City Looks in Other Pocket, Says Soda Tax Revenue Is Actually $5.7 Million

The total is more than double the recent projection of $2.3 million, and comes after the city said it was expecting a slow first month.

Sodas for sale in a refrigerated case

Photo by Marlith (license)

In its first month, Philadelphia’s beverage tax has brought in $5.7 million, according to information released by the city’s revenue department on Thursday.

The figure more than doubles the city’s $2.3 million prediction for January, and officials expect the preliminary figure to increase once all tax payments have been processed. The current revenue collection for January still falls short of the $7.6 million monthly average the city must collect to meet its $91 million-a-year goal.

“The budget office’s projection of $2.3 million was intentionally conservative because this is a new tax, and it was difficult to determine the extent, if any, of issues that taxpayers would have in filing for the first month,” city spokesperson Mike Dunn told Philadelphia magazine.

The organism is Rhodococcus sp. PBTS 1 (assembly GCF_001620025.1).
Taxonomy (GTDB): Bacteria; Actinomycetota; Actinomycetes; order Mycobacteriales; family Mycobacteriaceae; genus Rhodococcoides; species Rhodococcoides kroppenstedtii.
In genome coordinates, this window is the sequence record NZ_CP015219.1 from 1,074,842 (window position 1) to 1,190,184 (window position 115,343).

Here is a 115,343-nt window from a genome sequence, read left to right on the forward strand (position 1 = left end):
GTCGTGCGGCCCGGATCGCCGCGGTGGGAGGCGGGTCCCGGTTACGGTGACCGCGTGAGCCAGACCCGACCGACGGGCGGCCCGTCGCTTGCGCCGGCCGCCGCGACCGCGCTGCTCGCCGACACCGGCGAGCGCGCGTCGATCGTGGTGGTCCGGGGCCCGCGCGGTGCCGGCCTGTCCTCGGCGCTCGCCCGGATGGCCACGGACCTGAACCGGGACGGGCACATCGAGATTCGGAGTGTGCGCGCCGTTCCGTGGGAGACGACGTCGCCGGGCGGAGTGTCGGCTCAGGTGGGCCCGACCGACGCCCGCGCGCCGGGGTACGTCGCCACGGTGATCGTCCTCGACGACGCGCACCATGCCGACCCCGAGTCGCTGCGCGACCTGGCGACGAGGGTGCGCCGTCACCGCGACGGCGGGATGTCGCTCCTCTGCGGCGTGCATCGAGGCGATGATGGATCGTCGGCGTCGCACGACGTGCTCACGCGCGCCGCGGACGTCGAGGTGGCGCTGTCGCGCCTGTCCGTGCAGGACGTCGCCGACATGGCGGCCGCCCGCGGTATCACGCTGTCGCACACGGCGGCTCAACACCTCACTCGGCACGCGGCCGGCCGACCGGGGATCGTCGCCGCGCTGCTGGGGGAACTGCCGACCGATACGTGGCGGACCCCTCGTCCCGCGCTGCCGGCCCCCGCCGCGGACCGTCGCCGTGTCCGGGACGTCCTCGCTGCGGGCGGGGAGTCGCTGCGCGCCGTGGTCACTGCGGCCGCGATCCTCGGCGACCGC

The city said it expected a slow start to tax collections this year because many businesses were slow to register, file, and pay the tax and relied on selling off their pre-tax inventory of surgery beverages. Even so, the city says it is on track to meet its projected $46 million by June 30th, the end of fiscal year 2017. Dunn says January’s collection is “a result of the hard work of the staff in the revenue department that compliance issues have been minimal.”

The revenue department has launched an investigative monitoring campaign to enforce compliance with the tax that includes auditor visits to dealers and distributor locations and an effort to clarify for businesses their responsibilities under the new law. “The monitoring protocol isn’t about punishing business,” said revenue commissioner Frank Breslin in a statement. “It’s about helping make sure everyone is doing what they are required to do so everyone can avoid penalties and, ultimately, so we can fuel bigger and better things for the people of Philadelphia.”

Some businesses have already reported beverage sales drops as high as 50 percent and layoffs due to slow operations. The city plans to use the revenue from the beverage tax to fund pre-K expansion, community schools, and the mayor’s “Rebuild” campaign to revitalize public spaces.

Dunn says final revenue figures for January won’t be available until mid- to late March.

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